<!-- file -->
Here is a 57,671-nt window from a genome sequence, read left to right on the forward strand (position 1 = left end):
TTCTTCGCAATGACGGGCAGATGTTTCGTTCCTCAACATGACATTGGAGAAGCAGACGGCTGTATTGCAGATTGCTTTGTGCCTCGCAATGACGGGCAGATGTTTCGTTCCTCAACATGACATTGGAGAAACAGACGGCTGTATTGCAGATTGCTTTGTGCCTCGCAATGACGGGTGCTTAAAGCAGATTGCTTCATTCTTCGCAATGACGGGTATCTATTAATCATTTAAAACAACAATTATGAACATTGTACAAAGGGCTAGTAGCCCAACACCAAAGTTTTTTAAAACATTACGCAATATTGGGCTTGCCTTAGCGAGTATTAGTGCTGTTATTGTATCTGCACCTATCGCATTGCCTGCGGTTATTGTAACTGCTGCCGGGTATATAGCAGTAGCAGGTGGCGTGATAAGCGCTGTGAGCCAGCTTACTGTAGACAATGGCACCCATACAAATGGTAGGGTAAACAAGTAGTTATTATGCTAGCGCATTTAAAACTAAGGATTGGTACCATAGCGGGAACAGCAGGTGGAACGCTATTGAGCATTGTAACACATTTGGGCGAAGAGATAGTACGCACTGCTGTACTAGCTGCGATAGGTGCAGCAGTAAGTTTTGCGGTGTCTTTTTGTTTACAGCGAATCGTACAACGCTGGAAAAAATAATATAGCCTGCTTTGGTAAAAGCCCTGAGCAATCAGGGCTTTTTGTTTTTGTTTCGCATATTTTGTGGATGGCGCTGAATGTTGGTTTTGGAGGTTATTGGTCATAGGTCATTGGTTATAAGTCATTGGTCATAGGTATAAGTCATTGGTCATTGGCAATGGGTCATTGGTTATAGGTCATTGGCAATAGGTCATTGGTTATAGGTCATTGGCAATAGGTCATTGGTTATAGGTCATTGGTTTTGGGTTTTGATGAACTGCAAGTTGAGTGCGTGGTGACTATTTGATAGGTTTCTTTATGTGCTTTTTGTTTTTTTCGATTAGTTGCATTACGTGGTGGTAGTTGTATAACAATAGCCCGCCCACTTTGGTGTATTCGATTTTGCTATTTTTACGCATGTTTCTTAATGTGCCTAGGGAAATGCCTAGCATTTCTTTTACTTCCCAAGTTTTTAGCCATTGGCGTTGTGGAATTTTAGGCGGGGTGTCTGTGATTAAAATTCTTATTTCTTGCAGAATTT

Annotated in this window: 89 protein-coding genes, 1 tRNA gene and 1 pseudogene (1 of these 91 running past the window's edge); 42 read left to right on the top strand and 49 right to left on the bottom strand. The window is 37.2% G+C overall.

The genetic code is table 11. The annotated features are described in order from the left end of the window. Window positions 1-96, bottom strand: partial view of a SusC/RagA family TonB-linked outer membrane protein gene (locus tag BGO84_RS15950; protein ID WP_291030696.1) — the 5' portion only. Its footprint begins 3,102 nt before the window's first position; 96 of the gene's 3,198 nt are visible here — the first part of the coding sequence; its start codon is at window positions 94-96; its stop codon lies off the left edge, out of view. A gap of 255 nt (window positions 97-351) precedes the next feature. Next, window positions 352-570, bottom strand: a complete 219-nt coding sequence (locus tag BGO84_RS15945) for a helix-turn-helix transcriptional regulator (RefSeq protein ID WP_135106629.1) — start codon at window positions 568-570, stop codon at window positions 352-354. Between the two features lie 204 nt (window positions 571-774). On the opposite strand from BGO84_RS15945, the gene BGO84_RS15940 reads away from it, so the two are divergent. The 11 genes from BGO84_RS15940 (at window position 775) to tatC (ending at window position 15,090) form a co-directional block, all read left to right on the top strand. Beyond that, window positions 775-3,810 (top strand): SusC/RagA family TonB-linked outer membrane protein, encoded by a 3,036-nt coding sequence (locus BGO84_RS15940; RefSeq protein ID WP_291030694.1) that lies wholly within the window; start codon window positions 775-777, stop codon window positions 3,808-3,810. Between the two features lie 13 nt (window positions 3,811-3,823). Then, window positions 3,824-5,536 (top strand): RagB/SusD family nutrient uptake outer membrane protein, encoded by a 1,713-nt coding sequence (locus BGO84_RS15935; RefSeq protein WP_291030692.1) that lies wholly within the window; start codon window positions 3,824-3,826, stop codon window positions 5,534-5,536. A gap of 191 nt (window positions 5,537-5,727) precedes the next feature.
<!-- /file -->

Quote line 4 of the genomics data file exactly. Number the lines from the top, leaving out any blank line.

The genetic code is table 11. The annotated features are described in order from the left end of the window. Window positions 1-96, bottom strand: partial view of a SusC/RagA family TonB-linked outer membrane protein gene (locus tag BGO84_RS15950; protein ID WP_291030696.1) — the 5' portion only. Its footprint begins 3,102 nt before the window's first position; 96 of the gene's 3,198 nt are visible here — the first part of the coding sequence; its start codon is at window positions 94-96; its stop codon lies off the left edge, out of view. A gap of 255 nt (window positions 97-351) precedes the next feature. Next, window positions 352-570, bottom strand: a complete 219-nt coding sequence (locus tag BGO84_RS15945) for a helix-turn-helix transcriptional regulator (RefSeq protein ID WP_135106629.1) — start codon at window positions 568-570, stop codon at window positions 352-354. Between the two features lie 204 nt (window positions 571-774). On the opposite strand from BGO84_RS15945, the gene BGO84_RS15940 reads away from it, so the two are divergent. The 11 genes from BGO84_RS15940 (at window position 775) to tatC (ending at window position 15,090) form a co-directional block, all read left to right on the top strand. Beyond that, window positions 775-3,810 (top strand): SusC/RagA family TonB-linked outer membrane protein, encoded by a 3,036-nt coding sequence (locus BGO84_RS15940; RefSeq protein ID WP_291030694.1) that lies wholly within the window; start codon window positions 775-777, stop codon window positions 3,808-3,810. Between the two features lie 13 nt (window positions 3,811-3,823). Then, window positions 3,824-5,536 (top strand): RagB/SusD family nutrient uptake outer membrane protein, encoded by a 1,713-nt coding sequence (locus BGO84_RS15935; RefSeq protein WP_291030692.1) that lies wholly within the window; start codon window positions 3,824-3,826, stop codon window positions 5,534-5,536. A gap of 191 nt (window positions 5,537-5,727) precedes the next feature.